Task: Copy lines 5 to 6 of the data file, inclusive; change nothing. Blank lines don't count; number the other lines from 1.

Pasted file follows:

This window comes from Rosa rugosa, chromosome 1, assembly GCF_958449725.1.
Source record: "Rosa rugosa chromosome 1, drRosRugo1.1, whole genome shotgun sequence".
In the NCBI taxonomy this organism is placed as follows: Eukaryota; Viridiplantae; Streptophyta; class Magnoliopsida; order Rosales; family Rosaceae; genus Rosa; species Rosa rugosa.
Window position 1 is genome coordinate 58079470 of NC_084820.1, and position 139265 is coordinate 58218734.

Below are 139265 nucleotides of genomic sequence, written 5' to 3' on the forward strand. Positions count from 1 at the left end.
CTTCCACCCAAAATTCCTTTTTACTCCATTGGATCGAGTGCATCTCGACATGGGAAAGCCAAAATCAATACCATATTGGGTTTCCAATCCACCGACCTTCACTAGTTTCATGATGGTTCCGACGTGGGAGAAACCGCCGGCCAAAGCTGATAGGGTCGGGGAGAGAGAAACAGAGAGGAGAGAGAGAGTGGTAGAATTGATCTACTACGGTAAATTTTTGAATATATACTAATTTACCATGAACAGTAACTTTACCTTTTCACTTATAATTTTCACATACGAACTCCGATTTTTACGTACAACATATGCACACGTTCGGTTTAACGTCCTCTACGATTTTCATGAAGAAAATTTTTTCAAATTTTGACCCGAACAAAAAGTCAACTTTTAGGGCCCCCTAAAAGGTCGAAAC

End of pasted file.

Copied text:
Below are 139265 nucleotides of genomic sequence, written 5' to 3' on the forward strand. Positions count from 1 at the left end.
CTTCCACCCAAAATTCCTTTTTACTCCATTGGATCGAGTGCATCTCGACATGGGAAAGCCAAAATCAATACCATATTGGGTTTCCAATCCACCGACCTTCACTAGTTTCATGATGGTTCCGACGTGGGAGAAACCGCCGGCCAAAGCTGATAGGGTCGGGGAGAGAGAAACAGAGAGGAGAGAGAGAGTGGTAGAATTGATCTACTACGGTAAATTTTTGAATATATACTAATTTACCATGAACAGTAACTTTACCTTTTCACTTATAATTTTCACATACGAACTCCGATTTTTACGTACAACATATGCACACGTTCGGTTTAACGTCCTCTACGATTTTCATGAAGAAAATTTTTTCAAATTTTGACCCGAACAAAAAGTCAACTTTTAGGGCCCCCTAAAAGGTCGAAAC